Background: Public radio and television announcements have a long tradition in public health education. With the global rise of computer and mobile device ownership, short message service (SMS) and email-based health services (mHealth) are promising new tools for health promotion.
Objective: Our objectives were to examine 1) self-reported exposure to programs related to noncommunicable diseases (NCDs) on national public television and radio during the 12 months preceding the survey (2013-2014), 2) current ownership of a mobile phone, smartphone, computer, or tablet, and use of the Internet, and 3) willingness of individuals to receive SMS or emails with information on health, with a focus on distribution of these variables across different demographic, socioeconomic status (SES), and NCD risk groups.
Methods: We obtained data in a population survey of 1240 participants aged 25-64 years conducted in 2013-2014 in the Seychelles, a rapidly developing small island state in the African region. We administered a structured questionnaire and measured NCD risk factors. Univariate and multivariate analyses explored the relationships between outcomes and sociodemographic variables.
Results: Of 1240 participants, 1037 (83.62%) reported exposure to NCD-related programs on public television, while a lower proportion of 740 adults (59.67%), reported exposure via public radio (P<.001). Exposure to NCD-related programs on public television was associated with older age (P<.001) and female sex (P<.001), but not with SES, while exposure to NCD-related programs on public radio was associated with older age (P<.001) and lower SES (P<.001). A total of 1156 (93.22%) owned a mobile phone and ownership was positively associated with female sex (P<.001), younger age (P<.001), and higher SES (P<.001). Only 396 adults (31.93%) owned a smartphone and 244 adults (19.67%) used their smartphone to access the Internet. A total of 1048 adults (84.51%) reported willingness to receive health-related SMS, which was positively associated with female sex (P<.001), younger age (P<.001), and higher SES (P<.001). Controlling for SES, exposure to NCD-related programs on public television or radio and willingness to receive health-related SMS were not independently associated with a person's NCD risk.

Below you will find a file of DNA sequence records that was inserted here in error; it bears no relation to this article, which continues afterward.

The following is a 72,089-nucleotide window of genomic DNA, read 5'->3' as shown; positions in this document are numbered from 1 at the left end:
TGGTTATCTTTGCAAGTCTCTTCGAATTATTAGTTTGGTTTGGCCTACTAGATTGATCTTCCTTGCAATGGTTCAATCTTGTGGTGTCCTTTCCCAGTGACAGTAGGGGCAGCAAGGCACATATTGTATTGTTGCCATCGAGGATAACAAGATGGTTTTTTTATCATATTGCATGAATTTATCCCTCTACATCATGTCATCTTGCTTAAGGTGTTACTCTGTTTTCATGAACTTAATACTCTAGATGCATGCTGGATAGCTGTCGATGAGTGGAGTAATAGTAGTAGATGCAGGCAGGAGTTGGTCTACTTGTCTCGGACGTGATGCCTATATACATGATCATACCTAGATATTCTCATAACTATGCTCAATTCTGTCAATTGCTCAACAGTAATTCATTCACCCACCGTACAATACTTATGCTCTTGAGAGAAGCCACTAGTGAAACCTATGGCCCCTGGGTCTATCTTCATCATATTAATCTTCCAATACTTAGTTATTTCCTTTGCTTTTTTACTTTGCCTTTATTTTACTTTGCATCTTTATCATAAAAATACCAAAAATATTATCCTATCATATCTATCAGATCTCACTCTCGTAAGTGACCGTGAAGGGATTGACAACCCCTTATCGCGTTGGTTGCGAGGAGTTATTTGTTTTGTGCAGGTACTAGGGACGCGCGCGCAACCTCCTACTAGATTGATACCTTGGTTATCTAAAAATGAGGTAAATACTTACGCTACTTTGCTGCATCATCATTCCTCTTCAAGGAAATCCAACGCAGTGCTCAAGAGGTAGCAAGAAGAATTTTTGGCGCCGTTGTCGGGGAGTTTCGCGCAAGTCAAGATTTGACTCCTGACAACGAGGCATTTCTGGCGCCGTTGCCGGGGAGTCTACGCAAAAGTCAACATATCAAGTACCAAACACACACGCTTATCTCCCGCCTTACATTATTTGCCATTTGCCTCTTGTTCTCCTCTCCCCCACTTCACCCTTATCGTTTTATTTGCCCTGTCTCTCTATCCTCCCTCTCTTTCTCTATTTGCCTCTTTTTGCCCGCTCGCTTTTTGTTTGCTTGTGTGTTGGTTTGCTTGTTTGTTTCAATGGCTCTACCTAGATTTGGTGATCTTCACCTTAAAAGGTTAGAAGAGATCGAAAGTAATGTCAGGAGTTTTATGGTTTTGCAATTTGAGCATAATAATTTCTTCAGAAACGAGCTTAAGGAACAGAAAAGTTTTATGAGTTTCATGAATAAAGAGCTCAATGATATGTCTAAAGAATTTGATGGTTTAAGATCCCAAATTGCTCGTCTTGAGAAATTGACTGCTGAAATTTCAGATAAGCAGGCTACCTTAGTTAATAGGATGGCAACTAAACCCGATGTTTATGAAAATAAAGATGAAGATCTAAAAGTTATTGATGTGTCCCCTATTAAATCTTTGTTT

Conclusions: Broadcasting health programs through traditional mass media (national public radio and television) reached the majority of the population under study, including older adults and those in lower socioeconomic groups. With a high penetration of mobile phones and willingness to receive health-related SMS, mHealth presents an opportunity for health programs, especially when targeted SMS messages are intended for younger adults and those in higher socioeconomic groups. By contrast, due to reduced Internet access, email-based programs had a more limited reach for health promotion programs. These findings emphasize the different reach of interventions using SMS or email versus traditional mass media, according to demographic and socioeconomic categories, for health education programs in a developing country.
Keywords: Africa; developing countries; digital divide; eHealth; email; internet access; low- and middle-income countries; mHealth; mass media; mobile phone; noncommunicable diseases; short message service.